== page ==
PHOENIX -- A local civil rights leader is accusing two members of the state Board of Regents of having an illegal conflict of interest because they serve on the board of a company that builds private prisons for the state.
Oscar Tillman, president of the Maricopa County branch of the NAACP, contends it is improper for Dennis DeConcini and Anne Mariucci to be regents when are board members of Corrections Corporation of America. That company last year was awarded a contract last year to house 1,000 medium-security inmates for the state.
The formal complaint, filed with the Attorney General's Office, said that, at the very least, both should have declared that conflict. Attorney Dianne Post said that failure violates state law.
But Tillman said the issue is deeper.
He said both are involved in working to have the state put more and more money into putting people behind bars. The result, he said, has been less money for higher education.
"You're out here fighting and lobbying for more prisons and less for education,' he charged.
As proof CCA and the universities are fighting for the same funds, the complaint says that since 1979 higher education's share of the state budget fell from 19.1 percent to 8 percent. At the same time, the amount spent on corrections went from 4.3 percent to 11 percent.
Tillman acknowledged that shift in priorities was approved not by the regents but ultimately the Legislature. He argued, though, some of that could be traced to money.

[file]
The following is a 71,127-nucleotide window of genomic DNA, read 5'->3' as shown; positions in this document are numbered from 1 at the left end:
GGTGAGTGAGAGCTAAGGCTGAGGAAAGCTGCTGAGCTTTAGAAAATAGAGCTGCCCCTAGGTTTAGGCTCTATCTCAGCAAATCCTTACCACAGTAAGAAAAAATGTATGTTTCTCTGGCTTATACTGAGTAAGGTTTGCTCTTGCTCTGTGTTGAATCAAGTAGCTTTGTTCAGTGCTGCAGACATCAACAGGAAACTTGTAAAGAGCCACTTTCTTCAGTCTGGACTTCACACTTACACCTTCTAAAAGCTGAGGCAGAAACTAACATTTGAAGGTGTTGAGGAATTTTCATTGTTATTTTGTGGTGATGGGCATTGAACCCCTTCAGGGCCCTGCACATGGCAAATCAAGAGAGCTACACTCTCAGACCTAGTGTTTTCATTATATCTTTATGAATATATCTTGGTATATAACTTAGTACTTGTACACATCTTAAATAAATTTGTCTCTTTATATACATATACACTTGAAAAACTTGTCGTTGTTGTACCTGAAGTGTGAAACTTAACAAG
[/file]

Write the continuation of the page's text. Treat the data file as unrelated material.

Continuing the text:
"You're going around the back door, giving legislators money for prisons,' he said. "I don't know too many people that are giving legislators money to help them get more money for the schools and the colleges.'
That contract approved last year will pay CCA $65.43 a day for each of the 1,000 inmates once the facility is eventually built and open. That potentially makes it worth nearly $23.9 million a year.
DeConcini did not respond to requests for a comment. But Mariucci told Capitol Media Services that attorneys for the Regents have looked at prior complaints about a potential conflict and concluded they are " completely frivolous.'
"In fact, I would go further to say that privatizing prisons and defraying the capital costs away from the state that the private sector can provide in a private prison contract creates more money for education,' she said. "I look at it as the opposite of a conflict wherein it's mutually complementary and it's a win-win for both industries.'
Post, in her formal complaint, does not see it that way.
More money for incarceration means less money for education,' she wrote.
"It is not an appearance of conflict; it is a direct conflict,' Post continued. "DeConcini and Mariucci cannot serve two masters.'
She said fewer state dollars for higher education means a larger burden on students and their families.
"Students are increasingly forced to borrow more money for school, saddling them with debt when they are just beginning their careers' she wrote. What's worse, Post said, is this shift comes "at a time when the economy is barely beginning to recover and unemployment rates are still quite high.'
Regents spokeswoman Sarah Harper said in a prepared statement the board "takes seriously' the complaint. But she said staff council has reviewed the issue and determined there is no conflict of interest.
"Both Regents Mariucci and DeConcini serve tirelessly to support higher education in Arizona to ensure affordable access for all Arizonans and the Board appreciates their dedicated service,' the statement reads.